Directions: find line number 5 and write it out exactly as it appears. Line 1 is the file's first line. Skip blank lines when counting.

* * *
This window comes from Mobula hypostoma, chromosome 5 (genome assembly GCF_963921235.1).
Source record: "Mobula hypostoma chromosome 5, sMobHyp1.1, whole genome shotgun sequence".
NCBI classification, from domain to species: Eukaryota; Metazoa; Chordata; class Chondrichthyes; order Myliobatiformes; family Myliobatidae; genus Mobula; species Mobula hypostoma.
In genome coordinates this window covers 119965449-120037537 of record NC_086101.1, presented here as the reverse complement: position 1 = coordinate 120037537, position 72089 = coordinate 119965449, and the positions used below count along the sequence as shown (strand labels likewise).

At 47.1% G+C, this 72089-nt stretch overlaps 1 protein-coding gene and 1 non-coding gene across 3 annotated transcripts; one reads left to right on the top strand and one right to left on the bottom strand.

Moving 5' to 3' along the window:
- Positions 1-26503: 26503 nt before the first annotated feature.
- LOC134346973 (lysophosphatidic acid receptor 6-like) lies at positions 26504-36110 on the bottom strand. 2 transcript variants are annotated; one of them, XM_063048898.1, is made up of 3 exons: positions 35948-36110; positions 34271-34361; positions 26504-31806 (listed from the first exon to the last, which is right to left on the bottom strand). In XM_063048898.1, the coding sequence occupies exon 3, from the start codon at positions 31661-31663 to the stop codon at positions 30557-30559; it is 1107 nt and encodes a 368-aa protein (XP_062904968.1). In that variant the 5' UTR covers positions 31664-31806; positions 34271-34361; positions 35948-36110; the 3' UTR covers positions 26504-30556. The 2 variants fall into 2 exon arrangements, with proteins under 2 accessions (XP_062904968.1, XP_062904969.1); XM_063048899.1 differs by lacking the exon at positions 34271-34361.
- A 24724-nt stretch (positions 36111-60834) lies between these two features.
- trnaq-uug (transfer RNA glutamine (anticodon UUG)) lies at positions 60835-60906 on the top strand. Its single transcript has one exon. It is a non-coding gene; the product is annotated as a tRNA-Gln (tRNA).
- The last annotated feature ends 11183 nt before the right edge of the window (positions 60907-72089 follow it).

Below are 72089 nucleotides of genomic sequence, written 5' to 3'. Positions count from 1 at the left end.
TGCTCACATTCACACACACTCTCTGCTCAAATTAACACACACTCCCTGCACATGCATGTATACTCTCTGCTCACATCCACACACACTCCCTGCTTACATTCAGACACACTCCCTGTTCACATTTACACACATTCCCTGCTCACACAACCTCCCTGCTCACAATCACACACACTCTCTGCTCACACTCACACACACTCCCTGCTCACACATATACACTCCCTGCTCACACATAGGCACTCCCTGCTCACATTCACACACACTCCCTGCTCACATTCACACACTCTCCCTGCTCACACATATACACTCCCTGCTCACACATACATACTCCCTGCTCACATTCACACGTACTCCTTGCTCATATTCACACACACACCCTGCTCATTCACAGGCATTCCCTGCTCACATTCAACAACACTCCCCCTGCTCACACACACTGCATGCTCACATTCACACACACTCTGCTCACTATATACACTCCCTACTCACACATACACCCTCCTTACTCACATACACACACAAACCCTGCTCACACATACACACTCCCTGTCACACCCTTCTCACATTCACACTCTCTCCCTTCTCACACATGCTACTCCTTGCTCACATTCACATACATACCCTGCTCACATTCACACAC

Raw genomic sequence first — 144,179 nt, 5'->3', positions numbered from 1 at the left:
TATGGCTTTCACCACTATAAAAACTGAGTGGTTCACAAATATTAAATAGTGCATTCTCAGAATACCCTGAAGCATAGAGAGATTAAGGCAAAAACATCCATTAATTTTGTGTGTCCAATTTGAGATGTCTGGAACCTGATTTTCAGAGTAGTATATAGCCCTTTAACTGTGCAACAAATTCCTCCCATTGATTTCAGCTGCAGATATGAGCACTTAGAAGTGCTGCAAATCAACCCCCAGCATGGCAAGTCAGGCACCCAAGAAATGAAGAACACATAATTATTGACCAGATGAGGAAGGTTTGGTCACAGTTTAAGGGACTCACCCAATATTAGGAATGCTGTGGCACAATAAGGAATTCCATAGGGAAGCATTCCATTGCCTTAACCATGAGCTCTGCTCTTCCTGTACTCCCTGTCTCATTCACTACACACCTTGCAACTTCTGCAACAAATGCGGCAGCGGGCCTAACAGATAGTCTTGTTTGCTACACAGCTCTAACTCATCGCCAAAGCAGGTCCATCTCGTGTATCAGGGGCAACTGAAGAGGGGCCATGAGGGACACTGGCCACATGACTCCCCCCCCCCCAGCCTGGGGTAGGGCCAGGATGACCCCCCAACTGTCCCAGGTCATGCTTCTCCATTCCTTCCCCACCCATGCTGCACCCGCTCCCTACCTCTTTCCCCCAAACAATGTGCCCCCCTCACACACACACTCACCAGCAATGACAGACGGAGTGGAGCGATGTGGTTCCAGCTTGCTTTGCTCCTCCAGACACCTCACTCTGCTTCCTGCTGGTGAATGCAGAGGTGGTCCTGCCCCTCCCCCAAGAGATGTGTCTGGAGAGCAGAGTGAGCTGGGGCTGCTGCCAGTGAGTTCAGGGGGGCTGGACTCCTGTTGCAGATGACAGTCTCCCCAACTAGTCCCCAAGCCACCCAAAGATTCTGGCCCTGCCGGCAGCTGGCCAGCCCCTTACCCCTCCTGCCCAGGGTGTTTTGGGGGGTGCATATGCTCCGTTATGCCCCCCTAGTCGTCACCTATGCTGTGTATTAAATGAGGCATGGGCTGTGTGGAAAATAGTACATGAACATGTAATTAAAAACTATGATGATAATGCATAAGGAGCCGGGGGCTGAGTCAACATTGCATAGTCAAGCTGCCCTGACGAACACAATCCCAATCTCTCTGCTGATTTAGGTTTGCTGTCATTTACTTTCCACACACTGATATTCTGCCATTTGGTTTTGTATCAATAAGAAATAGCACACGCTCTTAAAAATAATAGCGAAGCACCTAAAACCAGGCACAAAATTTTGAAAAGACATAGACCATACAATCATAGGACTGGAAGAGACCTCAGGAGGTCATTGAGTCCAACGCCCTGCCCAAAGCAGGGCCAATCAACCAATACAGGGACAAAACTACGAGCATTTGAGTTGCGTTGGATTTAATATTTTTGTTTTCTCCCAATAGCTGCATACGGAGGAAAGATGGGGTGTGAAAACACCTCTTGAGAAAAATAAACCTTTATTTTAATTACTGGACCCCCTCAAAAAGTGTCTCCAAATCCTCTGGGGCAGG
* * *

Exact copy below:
At 47.1% G+C, this 72089-nt stretch overlaps 1 protein-coding gene and 1 non-coding gene across 3 annotated transcripts; one reads left to right on the top strand and one right to left on the bottom strand.